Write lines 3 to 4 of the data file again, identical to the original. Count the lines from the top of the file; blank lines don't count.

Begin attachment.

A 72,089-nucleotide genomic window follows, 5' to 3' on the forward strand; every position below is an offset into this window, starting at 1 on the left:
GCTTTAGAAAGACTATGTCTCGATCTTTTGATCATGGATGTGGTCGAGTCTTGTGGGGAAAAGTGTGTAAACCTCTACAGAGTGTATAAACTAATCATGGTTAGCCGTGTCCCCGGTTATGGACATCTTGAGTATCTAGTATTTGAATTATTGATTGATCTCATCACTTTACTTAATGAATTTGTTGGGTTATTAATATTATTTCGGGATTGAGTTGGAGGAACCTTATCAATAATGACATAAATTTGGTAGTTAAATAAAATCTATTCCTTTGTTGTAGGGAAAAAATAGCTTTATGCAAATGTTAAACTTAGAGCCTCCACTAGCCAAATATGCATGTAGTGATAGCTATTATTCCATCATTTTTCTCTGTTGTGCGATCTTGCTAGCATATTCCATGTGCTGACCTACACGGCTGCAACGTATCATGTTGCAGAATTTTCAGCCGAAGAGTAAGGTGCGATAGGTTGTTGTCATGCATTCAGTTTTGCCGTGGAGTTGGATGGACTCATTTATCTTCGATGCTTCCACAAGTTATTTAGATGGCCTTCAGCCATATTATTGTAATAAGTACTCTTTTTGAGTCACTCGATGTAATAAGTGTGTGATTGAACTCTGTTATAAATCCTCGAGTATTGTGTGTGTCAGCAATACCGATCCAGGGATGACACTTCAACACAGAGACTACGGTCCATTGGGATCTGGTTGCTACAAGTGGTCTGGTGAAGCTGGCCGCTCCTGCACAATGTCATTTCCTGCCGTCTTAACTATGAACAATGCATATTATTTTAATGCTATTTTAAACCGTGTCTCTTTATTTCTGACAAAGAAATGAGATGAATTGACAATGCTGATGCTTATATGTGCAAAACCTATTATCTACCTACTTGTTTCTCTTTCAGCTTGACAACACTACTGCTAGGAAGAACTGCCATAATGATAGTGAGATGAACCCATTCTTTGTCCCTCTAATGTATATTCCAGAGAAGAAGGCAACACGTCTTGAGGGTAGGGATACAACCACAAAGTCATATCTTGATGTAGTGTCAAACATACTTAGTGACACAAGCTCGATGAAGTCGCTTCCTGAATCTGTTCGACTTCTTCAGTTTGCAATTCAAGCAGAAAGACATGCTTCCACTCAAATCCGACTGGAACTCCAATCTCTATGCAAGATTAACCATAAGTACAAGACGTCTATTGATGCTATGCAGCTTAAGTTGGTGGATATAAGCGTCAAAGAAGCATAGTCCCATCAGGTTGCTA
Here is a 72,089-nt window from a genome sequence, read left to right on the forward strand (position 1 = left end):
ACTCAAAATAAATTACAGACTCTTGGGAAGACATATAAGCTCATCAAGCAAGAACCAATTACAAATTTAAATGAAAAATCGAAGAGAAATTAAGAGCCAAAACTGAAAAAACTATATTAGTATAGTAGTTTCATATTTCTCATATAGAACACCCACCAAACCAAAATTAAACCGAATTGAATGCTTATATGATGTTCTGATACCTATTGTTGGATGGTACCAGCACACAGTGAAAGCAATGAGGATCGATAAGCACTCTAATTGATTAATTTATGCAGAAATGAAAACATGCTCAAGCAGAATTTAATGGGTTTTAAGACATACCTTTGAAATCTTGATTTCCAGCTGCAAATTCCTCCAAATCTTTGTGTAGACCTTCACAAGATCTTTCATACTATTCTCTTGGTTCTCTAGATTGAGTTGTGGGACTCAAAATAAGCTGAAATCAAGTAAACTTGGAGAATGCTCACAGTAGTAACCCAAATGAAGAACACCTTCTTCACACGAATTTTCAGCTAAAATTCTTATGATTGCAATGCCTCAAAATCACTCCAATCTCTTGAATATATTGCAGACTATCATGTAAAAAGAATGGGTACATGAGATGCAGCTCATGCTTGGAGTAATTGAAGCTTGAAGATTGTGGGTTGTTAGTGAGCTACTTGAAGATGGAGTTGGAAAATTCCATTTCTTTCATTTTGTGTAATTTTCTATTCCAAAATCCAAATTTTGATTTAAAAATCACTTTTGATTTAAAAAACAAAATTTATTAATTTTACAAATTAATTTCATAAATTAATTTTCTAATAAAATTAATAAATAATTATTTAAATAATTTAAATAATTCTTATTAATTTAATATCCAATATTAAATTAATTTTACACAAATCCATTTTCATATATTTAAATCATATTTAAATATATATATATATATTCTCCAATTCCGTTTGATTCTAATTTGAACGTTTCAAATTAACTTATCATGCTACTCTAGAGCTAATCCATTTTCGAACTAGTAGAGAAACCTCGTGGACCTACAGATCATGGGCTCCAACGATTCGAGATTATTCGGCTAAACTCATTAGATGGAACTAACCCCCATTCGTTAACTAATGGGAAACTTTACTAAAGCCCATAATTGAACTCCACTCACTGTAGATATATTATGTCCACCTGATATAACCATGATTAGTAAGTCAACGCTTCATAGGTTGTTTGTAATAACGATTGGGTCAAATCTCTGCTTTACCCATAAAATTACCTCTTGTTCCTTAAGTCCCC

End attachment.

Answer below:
Here is a 72,089-nt window from a genome sequence, read left to right on the forward strand (position 1 = left end):
ACTCAAAATAAATTACAGACTCTTGGGAAGACATATAAGCTCATCAAGCAAGAACCAATTACAAATTTAAATGAAAAATCGAAGAGAAATTAAGAGCCAAAACTGAAAAAACTATATTAGTATAGTAGTTTCATATTTCTCATATAGAACACCCACCAAACCAAAATTAAACCGAATTGAATGCTTATATGATGTTCTGATACCTATTGTTGGATGGTACCAGCACACAGTGAAAGCAATGAGGATCGATAAGCACTCTAATTGATTAATTTATGCAGAAATGAAAACATGCTCAAGCAGAATTTAATGGGTTTTAAGACATACCTTTGAAATCTTGATTTCCAGCTGCAAATTCCTCCAAATCTTTGTGTAGACCTTCACAAGATCTTTCATACTATTCTCTTGGTTCTCTAGATTGAGTTGTGGGACTCAAAATAAGCTGAAATCAAGTAAACTTGGAGAATGCTCACAGTAGTAACCCAAATGAAGAACACCTTCTTCACACGAATTTTCAGCTAAAATTCTTATGATTGCAATGCCTCAAAATCACTCCAATCTCTTGAATATATTGCAGACTATCATGTAAAAAGAATGGGTACATGAGATGCAGCTCATGCTTGGAGTAATTGAAGCTTGAAGATTGTGGGTTGTTAGTGAGCTACTTGAAGATGGAGTTGGAAAATTCCATTTCTTTCATTTTGTGTAATTTTCTATTCCAAAATCCAAATTTTGATTTAAAAATCACTTTTGATTTAAAAAACAAAATTTATTAATTTTACAAATTAATTTCATAAATTAATTTTCTAATAAAATTAATAAATAATTATTTAAATAATTTAAATAATTCTTATTAATTTAATATCCAATATTAAATTAATTTTACACAAATCCATTTTCATATATTTAAATCATATTTAAATATATATATATATATTCTCCAATTCCGTTTGATTCTAATTTGAACGTTTCAAATTAACTTATCATGCTACTCTAGAGCTAATCCATTTTCGAACTAGTAGAGAAACCTCGTGGACCTACAGATCATGGGCTCCAACGATTCGAGATTATTCGGCTAAACTCATTAGATGGAACTAACCCCCATTCGTTAACTAATGGGAAACTTTACTAAAGCCCATAATTGAACTCCACTCACTGTAGATATATTATGTCCACCTGATATAACCATGATTAGTAAGTCAACGCTTCATAGGTTGTTTGTAATAACGATTGGGTCAAATCTCTGCTTTACCCATAAAATTACCTCTTGTTCCTTAAGTCCCC